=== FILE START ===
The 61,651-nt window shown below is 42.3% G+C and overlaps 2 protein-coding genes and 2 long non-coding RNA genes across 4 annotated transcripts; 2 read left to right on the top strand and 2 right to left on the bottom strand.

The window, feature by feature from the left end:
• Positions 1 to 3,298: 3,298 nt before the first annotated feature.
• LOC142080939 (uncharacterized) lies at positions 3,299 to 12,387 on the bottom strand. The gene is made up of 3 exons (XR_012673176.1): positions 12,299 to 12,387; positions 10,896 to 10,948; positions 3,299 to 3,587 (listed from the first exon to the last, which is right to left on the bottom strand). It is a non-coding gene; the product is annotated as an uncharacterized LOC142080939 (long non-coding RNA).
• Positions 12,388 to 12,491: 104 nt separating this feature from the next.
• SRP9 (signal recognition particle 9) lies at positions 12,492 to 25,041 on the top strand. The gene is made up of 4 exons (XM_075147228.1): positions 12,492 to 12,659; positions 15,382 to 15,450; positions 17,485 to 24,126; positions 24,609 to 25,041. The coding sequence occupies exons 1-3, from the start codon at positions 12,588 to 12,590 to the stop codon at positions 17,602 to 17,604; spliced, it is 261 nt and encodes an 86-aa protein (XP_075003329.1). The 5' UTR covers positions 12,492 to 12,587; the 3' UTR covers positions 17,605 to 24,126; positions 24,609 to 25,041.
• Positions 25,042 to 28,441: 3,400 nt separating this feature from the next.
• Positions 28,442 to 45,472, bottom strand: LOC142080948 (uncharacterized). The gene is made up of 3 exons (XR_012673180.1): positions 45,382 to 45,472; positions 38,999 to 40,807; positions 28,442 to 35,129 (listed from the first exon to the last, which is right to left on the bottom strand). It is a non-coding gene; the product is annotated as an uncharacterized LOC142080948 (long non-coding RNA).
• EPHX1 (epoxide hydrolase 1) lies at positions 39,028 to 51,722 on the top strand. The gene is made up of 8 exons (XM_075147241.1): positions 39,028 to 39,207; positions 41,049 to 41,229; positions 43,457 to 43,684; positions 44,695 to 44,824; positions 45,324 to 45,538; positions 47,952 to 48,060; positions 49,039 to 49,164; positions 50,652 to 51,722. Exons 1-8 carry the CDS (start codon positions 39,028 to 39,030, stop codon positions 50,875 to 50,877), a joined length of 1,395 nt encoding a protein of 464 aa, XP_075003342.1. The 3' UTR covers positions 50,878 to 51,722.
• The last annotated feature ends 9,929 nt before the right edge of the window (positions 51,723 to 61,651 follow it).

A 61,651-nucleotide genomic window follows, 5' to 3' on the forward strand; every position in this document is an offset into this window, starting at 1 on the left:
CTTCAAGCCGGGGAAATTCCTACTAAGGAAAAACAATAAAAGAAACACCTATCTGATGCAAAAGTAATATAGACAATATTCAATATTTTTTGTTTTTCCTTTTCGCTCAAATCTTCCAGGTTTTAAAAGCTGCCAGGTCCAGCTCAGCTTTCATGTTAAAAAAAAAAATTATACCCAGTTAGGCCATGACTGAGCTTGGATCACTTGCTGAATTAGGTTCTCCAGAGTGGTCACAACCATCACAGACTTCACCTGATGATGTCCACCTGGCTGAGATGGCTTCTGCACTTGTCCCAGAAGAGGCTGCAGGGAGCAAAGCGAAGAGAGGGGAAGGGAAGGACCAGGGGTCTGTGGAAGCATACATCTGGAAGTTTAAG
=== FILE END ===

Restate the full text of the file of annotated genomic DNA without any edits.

The 61,651-nt window shown below is 42.3% G+C and overlaps 2 protein-coding genes and 2 long non-coding RNA genes across 4 annotated transcripts; 2 read left to right on the top strand and 2 right to left on the bottom strand.

The window, feature by feature from the left end:
• Positions 1 to 3,298: 3,298 nt before the first annotated feature.
• LOC142080939 (uncharacterized) lies at positions 3,299 to 12,387 on the bottom strand. The gene is made up of 3 exons (XR_012673176.1): positions 12,299 to 12,387; positions 10,896 to 10,948; positions 3,299 to 3,587 (listed from the first exon to the last, which is right to left on the bottom strand). It is a non-coding gene; the product is annotated as an uncharacterized LOC142080939 (long non-coding RNA).
• Positions 12,388 to 12,491: 104 nt separating this feature from the next.
• SRP9 (signal recognition particle 9) lies at positions 12,492 to 25,041 on the top strand. The gene is made up of 4 exons (XM_075147228.1): positions 12,492 to 12,659; positions 15,382 to 15,450; positions 17,485 to 24,126; positions 24,609 to 25,041. The coding sequence occupies exons 1-3, from the start codon at positions 12,588 to 12,590 to the stop codon at positions 17,602 to 17,604; spliced, it is 261 nt and encodes an 86-aa protein (XP_075003329.1). The 5' UTR covers positions 12,492 to 12,587; the 3' UTR covers positions 17,605 to 24,126; positions 24,609 to 25,041.
• Positions 25,042 to 28,441: 3,400 nt separating this feature from the next.
• Positions 28,442 to 45,472, bottom strand: LOC142080948 (uncharacterized). The gene is made up of 3 exons (XR_012673180.1): positions 45,382 to 45,472; positions 38,999 to 40,807; positions 28,442 to 35,129 (listed from the first exon to the last, which is right to left on the bottom strand). It is a non-coding gene; the product is annotated as an uncharacterized LOC142080948 (long non-coding RNA).
• EPHX1 (epoxide hydrolase 1) lies at positions 39,028 to 51,722 on the top strand. The gene is made up of 8 exons (XM_075147241.1): positions 39,028 to 39,207; positions 41,049 to 41,229; positions 43,457 to 43,684; positions 44,695 to 44,824; positions 45,324 to 45,538; positions 47,952 to 48,060; positions 49,039 to 49,164; positions 50,652 to 51,722. Exons 1-8 carry the CDS (start codon positions 39,028 to 39,030, stop codon positions 50,875 to 50,877), a joined length of 1,395 nt encoding a protein of 464 aa, XP_075003342.1. The 3' UTR covers positions 50,878 to 51,722.
• The last annotated feature ends 9,929 nt before the right edge of the window (positions 51,723 to 61,651 follow it).

A 61,651-nucleotide genomic window follows, 5' to 3' on the forward strand; every position in this document is an offset into this window, starting at 1 on the left:
CTTCAAGCCGGGGAAATTCCTACTAAGGAAAAACAATAAAAGAAACACCTATCTGATGCAAAAGTAATATAGACAATATTCAATATTTTTTGTTTTTCCTTTTCGCTCAAATCTTCCAGGTTTTAAAAGCTGCCAGGTCCAGCTCAGCTTTCATGTTAAAAAAAAAAATTATACCCAGTTAGGCCATGACTGAGCTTGGATCACTTGCTGAATTAGGTTCTCCAGAGTGGTCACAACCATCACAGACTTCACCTGATGATGTCCACCTGGCTGAGATGGCTTCTGCACTTGTCCCAGAAGAGGCTGCAGGGAGCAAAGCGAAGAGAGGGGAAGGGAAGGACCAGGGGTCTGTGGAAGCATACATCTGGAAGTTTAAG